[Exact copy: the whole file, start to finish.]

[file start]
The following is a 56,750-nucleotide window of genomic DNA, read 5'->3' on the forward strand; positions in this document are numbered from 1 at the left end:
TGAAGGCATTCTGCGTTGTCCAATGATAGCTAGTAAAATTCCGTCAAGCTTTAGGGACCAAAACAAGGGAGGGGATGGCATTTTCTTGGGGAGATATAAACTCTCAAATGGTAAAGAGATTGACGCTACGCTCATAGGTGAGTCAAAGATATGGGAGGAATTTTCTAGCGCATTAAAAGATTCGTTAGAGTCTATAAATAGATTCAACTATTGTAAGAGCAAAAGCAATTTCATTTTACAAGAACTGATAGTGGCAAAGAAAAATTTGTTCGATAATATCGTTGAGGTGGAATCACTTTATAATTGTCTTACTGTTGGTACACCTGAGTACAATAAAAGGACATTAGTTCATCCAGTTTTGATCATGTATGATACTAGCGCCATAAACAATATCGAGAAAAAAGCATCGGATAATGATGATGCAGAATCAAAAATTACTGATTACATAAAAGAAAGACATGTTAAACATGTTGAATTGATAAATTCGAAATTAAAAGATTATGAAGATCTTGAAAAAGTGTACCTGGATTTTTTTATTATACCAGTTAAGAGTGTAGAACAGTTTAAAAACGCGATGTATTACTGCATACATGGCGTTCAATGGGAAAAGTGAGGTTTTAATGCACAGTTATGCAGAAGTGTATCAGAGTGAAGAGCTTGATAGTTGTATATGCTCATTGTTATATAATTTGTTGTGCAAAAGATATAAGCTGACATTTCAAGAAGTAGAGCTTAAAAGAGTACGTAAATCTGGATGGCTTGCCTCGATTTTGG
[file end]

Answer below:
The following is a 56,750-nucleotide window of genomic DNA, read 5'->3' on the forward strand; positions in this document are numbered from 1 at the left end:
TGAAGGCATTCTGCGTTGTCCAATGATAGCTAGTAAAATTCCGTCAAGCTTTAGGGACCAAAACAAGGGAGGGGATGGCATTTTCTTGGGGAGATATAAACTCTCAAATGGTAAAGAGATTGACGCTACGCTCATAGGTGAGTCAAAGATATGGGAGGAATTTTCTAGCGCATTAAAAGATTCGTTAGAGTCTATAAATAGATTCAACTATTGTAAGAGCAAAAGCAATTTCATTTTACAAGAACTGATAGTGGCAAAGAAAAATTTGTTCGATAATATCGTTGAGGTGGAATCACTTTATAATTGTCTTACTGTTGGTACACCTGAGTACAATAAAAGGACATTAGTTCATCCAGTTTTGATCATGTATGATACTAGCGCCATAAACAATATCGAGAAAAAAGCATCGGATAATGATGATGCAGAATCAAAAATTACTGATTACATAAAAGAAAGACATGTTAAACATGTTGAATTGATAAATTCGAAATTAAAAGATTATGAAGATCTTGAAAAAGTGTACCTGGATTTTTTTATTATACCAGTTAAGAGTGTAGAACAGTTTAAAAACGCGATGTATTACTGCATACATGGCGTTCAATGGGAAAAGTGAGGTTTTAATGCACAGTTATGCAGAAGTGTATCAGAGTGAAGAGCTTGATAGTTGTATATGCTCATTGTTATATAATTTGTTGTGCAAAAGATATAAGCTGACATTTCAAGAAGTAGAGCTTAAAAGAGTACGTAAATCTGGATGGCTTGCCTCGATTTTGG